I remember the day Evan and I packed up our books.
We were recently married, moving to the New York City suburbs, and in the middle of a purge-induced adrenaline rush. We parted ways with dollar store kitchen utensils, tossed all 90s fashion, and left our yellowed white couch on the sidewalk for bulk trash. We saved the books for last, because there were hundreds, and needed to clear the floors to make space for the task.
It took longer than expected, because what began as packing with the occasional pause to reminisce about a favorite author, evolved into frantic searches for favorite passages and lengthy readings. I’d recite something from Philip K. Dick’s Valis, and Evan would offer something from Sheltering Sky by Paul Bowles. From there it escalated into some kind of Shakespearian Jeopardy:
“I’ll take ‘Princes Who Dodged the Bullet’ for $1000, Alex.”
Of course, Evan kicked my ass. While I had merely read Shakespeare in college, he had spent a lot of time playing princes at Juilliard. But though his knowledge and handle on the text was greater than mine, we were an equal match when it came to the passion we felt for literature.
It was midnight when we hoisted the last box onto the moving truck, and we still had to drive 30 minutes to Montclair, unpack, and return our crummy U-Haul by 8am. When we arrived, essentials were taken to the appropriate rooms, and non-essentials, like books, were stacked in storage.
We intended to purchase shelves and turn our guest room (oh yes! a guest room!), into a library. But before that happened, a baby happened, and the guest room became a nursery. And once our son arrived, I had no time to think about 17th century literature or shelves.
A few years later while packing for a move to Paris, we shuffled the books from our basement to a rented storage space. As we stood surveying the 10×10 room that would safeguard everything we still owned while we moved overseas, we laughed. The books we hadn’t seen in years took up more than half of the room. We had spent weeks ruthlessly editing our possessions, yet here were these 20 boxes of books. They were like one big middle finger to feng shui.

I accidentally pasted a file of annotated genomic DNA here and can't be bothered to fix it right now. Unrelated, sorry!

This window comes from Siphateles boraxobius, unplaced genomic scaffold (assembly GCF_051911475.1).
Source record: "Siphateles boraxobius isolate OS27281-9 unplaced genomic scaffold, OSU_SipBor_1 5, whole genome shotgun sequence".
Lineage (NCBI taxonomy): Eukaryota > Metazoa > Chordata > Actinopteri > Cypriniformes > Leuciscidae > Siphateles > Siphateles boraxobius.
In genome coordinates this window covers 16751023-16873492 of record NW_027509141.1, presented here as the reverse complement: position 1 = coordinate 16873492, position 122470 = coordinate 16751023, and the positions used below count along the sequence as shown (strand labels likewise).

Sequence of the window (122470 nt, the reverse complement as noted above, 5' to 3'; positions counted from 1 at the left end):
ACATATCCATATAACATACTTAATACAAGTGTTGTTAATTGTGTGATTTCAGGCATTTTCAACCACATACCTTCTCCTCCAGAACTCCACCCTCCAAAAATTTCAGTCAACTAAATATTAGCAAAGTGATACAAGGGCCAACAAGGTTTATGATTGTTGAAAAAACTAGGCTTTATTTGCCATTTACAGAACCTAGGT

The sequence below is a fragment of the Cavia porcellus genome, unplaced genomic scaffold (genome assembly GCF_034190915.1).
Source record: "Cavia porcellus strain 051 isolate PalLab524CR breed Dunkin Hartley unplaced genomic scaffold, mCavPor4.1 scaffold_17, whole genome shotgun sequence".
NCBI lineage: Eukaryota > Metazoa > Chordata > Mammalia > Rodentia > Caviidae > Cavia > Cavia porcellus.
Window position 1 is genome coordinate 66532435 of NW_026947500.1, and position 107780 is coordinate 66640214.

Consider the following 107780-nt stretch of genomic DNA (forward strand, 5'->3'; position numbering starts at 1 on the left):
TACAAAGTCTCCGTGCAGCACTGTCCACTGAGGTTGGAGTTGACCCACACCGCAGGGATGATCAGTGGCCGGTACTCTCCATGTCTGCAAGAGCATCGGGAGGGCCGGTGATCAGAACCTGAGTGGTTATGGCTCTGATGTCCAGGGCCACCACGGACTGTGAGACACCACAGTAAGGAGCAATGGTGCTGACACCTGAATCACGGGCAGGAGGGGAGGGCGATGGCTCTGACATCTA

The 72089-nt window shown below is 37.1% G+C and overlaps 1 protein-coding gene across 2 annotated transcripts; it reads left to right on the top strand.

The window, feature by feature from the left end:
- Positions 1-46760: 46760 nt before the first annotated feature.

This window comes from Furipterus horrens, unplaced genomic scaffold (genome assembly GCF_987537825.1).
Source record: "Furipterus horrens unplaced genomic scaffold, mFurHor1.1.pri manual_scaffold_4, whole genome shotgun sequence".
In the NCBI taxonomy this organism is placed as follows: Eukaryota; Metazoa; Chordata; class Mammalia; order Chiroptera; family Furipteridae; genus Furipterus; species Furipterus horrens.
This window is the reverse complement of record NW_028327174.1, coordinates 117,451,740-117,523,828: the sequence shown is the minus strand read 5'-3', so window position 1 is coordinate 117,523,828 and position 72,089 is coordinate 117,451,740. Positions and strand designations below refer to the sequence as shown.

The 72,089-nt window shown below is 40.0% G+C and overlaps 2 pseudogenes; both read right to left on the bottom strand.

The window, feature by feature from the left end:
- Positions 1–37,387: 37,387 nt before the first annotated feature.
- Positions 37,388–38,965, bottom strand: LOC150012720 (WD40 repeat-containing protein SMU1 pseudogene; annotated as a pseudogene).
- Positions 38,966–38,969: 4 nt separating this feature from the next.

One year later, we moved the books again. We were back from Paris and settling in to our new home in Glen Ridge. For another year they collected dust in a closet on our top floor. During breakfast one day, I tried to recall a line from Matthew Arnold’s Sweetness and Light, and decided it was time to stop depriving myself of my favorite Norton Anthology. While Google is always good for a quick, cheap fix, I wanted more. I wanted my notes in the margins, I wanted all of my favorite words together in a beautifully bound book, I wanted to reconnect with the people who connected me to the person I wanted to be back then.
I went upstairs and edged my way into the back of our storage closet where we stored the books. What began as a focused expedition to find my Norton Anthology turned into a lengthy reunion and a great unpacking. I called Evan upstairs and we spent the afternoon reconnecting with favorite authors. We were shocked that it had been six years, that we had two kids, that we had built careers and started a business in the time we had last held those books in our hands. But what struck me more was that I had spent six years filling my thoughts with the banal logistics of daily life, preachy advice in parenting tomes, obtuse investing how-tos or social media noise. In figuring out and living my adult life, I had had little time to question what Simone de Beauvoir saw in Jean Paul Sartre or why Wordsworth was able to so eloquently convey the flapping of a bird’s wings.
While we unpacked our books, our two sons played in the adjacent room. I overheard bits and pieces of conversations about Egyptian kings, dinosaurs and a magic tree house. I had the sudden urge to go back downstairs and collect the parenting books. I tossed them all into a box, sealed it shut, walked back upstairs and put it in the back of the closet to collect dust.
We ended the day with fourteen piles of books divided by genre or period. We agreed our favorite pile was the books we planned to someday read with our kids.
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